The purpose of the current study was to determine the role of height and stride length in moderate-intensity walking cadence in adults.Methods:
Seventy-five adults completed three treadmill walking trials and three overground walking trials at slow, medium, and fast walking speeds while V˙O2 was measured using indirect calorimetry. Five stride length-related variables were also measured.Results:
Mixed model regression analysis demonstrated that height explained as much variability in walking intensity at a given cadence as did two different measures of leg length and two different stride length tests.Conclusions:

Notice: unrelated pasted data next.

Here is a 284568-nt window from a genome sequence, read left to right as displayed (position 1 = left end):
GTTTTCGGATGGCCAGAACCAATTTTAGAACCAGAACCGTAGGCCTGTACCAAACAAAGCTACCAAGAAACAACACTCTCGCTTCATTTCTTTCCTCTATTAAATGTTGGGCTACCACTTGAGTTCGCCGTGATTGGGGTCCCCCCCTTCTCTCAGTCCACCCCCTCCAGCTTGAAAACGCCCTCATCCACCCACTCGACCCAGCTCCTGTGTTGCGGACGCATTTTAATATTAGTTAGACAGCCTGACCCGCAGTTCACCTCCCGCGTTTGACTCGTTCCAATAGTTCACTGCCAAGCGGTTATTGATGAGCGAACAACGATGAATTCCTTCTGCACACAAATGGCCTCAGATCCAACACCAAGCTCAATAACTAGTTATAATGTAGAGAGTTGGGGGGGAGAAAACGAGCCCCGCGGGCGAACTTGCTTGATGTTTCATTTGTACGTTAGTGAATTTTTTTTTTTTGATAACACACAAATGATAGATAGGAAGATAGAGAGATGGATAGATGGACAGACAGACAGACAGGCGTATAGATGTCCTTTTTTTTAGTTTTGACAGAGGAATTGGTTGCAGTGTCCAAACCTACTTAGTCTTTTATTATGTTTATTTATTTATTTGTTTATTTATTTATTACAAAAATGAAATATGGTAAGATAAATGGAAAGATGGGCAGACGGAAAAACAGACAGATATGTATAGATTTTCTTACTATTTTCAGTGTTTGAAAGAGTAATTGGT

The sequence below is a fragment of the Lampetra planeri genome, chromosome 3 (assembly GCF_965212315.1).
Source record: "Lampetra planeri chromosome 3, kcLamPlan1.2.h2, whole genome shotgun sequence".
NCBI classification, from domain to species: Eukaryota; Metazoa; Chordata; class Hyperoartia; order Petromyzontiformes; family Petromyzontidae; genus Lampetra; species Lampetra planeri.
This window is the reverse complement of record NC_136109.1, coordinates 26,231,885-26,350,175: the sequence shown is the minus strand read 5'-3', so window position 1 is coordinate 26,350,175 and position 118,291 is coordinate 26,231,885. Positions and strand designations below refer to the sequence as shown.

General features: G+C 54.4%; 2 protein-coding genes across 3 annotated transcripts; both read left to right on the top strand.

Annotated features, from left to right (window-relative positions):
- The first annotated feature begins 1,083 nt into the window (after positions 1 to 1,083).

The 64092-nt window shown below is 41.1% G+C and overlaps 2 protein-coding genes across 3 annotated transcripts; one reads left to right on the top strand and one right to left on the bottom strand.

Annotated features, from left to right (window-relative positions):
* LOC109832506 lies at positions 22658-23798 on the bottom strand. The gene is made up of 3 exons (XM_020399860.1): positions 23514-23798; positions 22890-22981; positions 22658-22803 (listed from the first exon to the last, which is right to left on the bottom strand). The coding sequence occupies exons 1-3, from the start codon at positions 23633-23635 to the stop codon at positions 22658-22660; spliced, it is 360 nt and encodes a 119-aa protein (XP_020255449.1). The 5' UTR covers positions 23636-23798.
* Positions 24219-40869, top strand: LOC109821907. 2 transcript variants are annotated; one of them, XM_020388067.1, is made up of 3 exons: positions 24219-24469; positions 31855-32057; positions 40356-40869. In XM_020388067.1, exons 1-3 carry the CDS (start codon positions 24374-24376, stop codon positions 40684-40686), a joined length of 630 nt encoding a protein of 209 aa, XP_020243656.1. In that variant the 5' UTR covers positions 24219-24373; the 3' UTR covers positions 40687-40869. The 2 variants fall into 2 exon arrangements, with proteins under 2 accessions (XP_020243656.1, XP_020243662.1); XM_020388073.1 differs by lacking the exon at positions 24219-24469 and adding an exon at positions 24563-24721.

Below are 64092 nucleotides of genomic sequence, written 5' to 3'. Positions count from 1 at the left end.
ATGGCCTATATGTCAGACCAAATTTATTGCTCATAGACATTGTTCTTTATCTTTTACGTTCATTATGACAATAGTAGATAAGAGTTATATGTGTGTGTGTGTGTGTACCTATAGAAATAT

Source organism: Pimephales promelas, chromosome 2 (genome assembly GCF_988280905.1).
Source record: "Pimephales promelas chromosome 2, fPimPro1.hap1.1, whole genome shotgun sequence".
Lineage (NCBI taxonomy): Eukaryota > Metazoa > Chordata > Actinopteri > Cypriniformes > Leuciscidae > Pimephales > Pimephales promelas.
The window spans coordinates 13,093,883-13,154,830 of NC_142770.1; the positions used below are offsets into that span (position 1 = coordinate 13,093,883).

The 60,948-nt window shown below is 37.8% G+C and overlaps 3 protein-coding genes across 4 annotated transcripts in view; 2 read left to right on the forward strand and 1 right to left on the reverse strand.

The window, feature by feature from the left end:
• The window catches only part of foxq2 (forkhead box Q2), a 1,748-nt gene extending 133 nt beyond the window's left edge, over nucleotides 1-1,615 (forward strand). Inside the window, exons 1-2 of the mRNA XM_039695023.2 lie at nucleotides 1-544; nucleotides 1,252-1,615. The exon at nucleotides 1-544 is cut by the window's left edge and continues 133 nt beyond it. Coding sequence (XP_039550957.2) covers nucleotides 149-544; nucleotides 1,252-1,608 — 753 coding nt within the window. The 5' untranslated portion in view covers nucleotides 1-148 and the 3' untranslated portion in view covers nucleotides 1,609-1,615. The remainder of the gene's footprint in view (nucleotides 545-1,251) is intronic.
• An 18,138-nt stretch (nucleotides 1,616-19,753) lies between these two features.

The previous general recommendations of 100 steps per minute were supported for use where a simple public health message is needed. Depending on height, moderate-intensity walking cadence can vary by more than 20 steps per minute, from 90 to 113 steps per minute for adults 198 to 152 cm tall, respectively. Height should therefore be taken into consideration for more precise evaluation or prescription of walking cadence in adults to provide health benefits.